That hill up to the switchback was one of the most difficult of the race for me. It was fairly long and one of the steeper ones on the course, and I could definitely feel myself slowing as we approached the top of it and the turnaround. Thankfully just around the hairpin was a fairly steep downhill...followed by another monster climb. When I saw that hill looming out of the distance I literally said "Oh, shit" out loud. Imagine my surprise when I made another, ultimately my final pass on orange jacket woman on the way up that hill...go figure. I kept thinking of Nicole, who always used to pass me on uphills during cross country races in college. I've never thought of myself as a strong hill runner, but somehow, here I was, the person doing the passing! And over the next several miles, somehow, I continued to reel people in. With each pass, the slowly closing gap on my red-shirted teammate, and the fact that the splits on my watch were starting to say insane things like "7:15", I started to get a little bit excited. Here we were at mile 12ish, and I was still feeling REMARKABLY good. I was actually starting to enjoy the constant ups and downs, because every time one type of terrain got tiring it seemed that the tables would turn and I'd be heading in the opposite direction. The uphills weren't bothering me nearly as much as I anticipated, and I kept thinking as I passed people on the uphills, holy shit, all of that strength training you're doing is actually working!! I took a Watermelon Gu at mile 13, followed by some Gatorade as I started to feel like my right hamstring was now cramping up and I was wondering if some hydration/electrolytes would help. And they DID! After a brief period of uncertainty, I went right back to feeling good and cruising. I felt like I must have been slowing down but my watch kept telling me otherwise. 7:16, 7:14, some point, I realized that I was doing the absolutely unthinkable and negative splitting. And underneath it all I kept thinking to myself I STILL HAVE MORE IN THE TANK?! I was certainly getting tired, and looking forward to the moment when I could stop running, but for now I was going to be OK. "Just 5 more miles, then the big hill, then kick". "4 more to the big hill, then kick". "3 more..."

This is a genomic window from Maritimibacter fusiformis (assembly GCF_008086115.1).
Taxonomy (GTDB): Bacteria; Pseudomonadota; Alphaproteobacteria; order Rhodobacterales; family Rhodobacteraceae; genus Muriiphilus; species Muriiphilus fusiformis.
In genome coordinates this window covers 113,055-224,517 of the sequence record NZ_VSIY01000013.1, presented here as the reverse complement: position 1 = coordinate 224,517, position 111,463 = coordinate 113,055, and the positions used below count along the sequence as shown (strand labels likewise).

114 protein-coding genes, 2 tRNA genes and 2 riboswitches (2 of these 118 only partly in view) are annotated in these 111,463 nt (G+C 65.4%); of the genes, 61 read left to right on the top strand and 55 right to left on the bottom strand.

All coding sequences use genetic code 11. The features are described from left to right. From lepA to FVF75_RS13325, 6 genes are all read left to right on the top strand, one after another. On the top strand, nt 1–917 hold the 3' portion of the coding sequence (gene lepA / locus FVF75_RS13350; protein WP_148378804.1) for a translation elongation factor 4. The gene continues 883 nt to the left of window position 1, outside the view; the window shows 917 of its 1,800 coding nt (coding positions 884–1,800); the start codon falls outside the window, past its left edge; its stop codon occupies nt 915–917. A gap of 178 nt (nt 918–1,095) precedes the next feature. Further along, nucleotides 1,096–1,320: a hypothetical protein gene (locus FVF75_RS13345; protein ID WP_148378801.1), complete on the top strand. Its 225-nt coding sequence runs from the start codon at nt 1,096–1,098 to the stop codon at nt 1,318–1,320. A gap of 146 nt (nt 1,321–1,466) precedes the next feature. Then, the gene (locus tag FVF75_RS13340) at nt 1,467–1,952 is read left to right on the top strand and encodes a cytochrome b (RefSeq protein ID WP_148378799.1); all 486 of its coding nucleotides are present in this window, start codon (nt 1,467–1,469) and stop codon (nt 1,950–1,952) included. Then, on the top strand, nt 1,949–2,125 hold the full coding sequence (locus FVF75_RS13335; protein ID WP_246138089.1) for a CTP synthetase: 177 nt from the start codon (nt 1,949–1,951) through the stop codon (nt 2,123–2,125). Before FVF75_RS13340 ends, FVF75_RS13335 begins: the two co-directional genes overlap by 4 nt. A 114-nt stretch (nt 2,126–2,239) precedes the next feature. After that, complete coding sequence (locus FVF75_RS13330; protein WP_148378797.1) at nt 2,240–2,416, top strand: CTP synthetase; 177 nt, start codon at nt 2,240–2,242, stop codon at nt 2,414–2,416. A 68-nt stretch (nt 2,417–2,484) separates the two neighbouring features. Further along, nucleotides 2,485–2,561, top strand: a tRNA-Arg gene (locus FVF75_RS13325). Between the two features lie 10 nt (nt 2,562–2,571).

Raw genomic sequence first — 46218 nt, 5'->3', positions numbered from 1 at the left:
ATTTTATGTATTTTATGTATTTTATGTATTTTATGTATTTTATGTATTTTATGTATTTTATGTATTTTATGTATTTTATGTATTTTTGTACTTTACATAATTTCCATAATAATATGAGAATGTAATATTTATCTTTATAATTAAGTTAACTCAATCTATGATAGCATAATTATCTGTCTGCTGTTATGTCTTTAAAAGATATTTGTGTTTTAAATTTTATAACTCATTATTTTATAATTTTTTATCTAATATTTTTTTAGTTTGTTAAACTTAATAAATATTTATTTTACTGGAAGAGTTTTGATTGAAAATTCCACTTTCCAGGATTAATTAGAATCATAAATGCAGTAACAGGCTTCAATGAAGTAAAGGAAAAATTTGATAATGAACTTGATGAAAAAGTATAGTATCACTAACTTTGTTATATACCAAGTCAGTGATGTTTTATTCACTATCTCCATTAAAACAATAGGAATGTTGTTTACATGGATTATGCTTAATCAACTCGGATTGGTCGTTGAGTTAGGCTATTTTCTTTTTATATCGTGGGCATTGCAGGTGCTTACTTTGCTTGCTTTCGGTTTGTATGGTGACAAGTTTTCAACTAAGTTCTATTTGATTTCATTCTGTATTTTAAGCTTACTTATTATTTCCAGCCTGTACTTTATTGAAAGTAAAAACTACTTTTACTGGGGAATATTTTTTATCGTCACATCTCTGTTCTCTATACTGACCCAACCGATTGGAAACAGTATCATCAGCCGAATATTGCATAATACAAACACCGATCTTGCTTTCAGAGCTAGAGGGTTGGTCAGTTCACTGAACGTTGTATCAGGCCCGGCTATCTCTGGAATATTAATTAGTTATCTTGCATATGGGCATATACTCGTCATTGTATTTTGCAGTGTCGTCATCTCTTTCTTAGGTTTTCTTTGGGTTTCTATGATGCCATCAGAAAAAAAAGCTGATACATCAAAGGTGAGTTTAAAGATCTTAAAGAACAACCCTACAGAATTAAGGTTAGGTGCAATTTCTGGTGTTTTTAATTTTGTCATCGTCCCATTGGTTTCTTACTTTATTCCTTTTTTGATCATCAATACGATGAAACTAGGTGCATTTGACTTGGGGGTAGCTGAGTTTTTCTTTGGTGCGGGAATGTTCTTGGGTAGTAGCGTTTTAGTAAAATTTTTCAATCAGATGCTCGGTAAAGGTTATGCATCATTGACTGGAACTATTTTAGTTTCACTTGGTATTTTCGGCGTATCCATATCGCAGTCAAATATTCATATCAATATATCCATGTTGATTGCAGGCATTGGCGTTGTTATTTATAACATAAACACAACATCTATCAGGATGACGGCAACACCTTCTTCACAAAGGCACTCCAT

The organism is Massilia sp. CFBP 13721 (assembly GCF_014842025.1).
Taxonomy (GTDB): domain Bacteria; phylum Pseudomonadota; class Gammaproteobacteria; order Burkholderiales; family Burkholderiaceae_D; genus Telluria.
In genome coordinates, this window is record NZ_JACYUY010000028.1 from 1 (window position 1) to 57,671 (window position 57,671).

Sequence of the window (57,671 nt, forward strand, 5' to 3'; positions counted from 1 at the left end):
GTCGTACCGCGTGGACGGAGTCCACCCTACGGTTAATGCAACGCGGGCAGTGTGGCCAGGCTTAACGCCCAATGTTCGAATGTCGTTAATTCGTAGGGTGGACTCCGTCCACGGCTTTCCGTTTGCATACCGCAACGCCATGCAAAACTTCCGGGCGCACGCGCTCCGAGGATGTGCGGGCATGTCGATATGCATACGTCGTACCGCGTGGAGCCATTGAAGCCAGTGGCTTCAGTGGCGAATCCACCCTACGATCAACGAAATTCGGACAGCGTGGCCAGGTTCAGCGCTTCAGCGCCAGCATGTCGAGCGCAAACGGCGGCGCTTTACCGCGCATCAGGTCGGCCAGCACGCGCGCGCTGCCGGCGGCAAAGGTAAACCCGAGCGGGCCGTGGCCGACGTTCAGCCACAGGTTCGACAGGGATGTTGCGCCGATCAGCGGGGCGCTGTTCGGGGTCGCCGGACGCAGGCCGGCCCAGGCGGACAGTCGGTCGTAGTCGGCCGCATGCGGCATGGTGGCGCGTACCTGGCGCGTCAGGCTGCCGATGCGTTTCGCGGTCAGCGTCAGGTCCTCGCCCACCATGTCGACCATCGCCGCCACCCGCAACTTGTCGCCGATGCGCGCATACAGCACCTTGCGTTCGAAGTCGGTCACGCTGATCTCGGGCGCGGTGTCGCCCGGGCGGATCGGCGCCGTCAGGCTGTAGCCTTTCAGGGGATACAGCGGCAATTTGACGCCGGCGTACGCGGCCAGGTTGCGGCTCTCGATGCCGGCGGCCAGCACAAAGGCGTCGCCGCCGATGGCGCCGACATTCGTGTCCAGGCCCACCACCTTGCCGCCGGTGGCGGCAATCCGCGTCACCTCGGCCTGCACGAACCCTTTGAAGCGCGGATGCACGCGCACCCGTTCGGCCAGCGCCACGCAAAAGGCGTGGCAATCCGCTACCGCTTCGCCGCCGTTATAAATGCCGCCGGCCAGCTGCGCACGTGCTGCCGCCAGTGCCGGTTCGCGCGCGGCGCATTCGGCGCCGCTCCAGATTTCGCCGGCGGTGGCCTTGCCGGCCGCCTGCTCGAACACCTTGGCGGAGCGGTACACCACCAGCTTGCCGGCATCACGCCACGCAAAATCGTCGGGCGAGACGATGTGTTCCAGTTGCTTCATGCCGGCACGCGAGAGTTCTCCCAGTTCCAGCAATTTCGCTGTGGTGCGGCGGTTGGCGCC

By mile 15 I was most definitely ready to get the gigantic hill that I'd been prepared for at mile 17.25 over with and be done with this bad boy. My watch was still giving me information that seemed completely absurd (7:15, 7:13), and now I was close enough to the finish that I felt like there was no longer any need to worry or hold back. I was going to PR. I was going to run a really freaking brilliant race. Hell, I was maybe even going to sneak into the age group rankings! I knew that the big hill was still coming, but that was OK. Just one more mile, then the big hill, then you're done. "Some legends are told, some turn to dust, some to gold, but you will remember meeeeee, remember meee for centurieeeeees". There was a pretty legit hill at right around 17 on my watch, which I was crossing my fingers was "THE" hill. It was tough, but I powered up it, and into a nice downhill through town. I was starting to recognize the sights again and knew that we were getting pretty damn close. Unfortunately, right ahead I could see a sharp left hand turn coming up ahead, and I saw where the runners and cars were headed after that turn. And that direction was UP.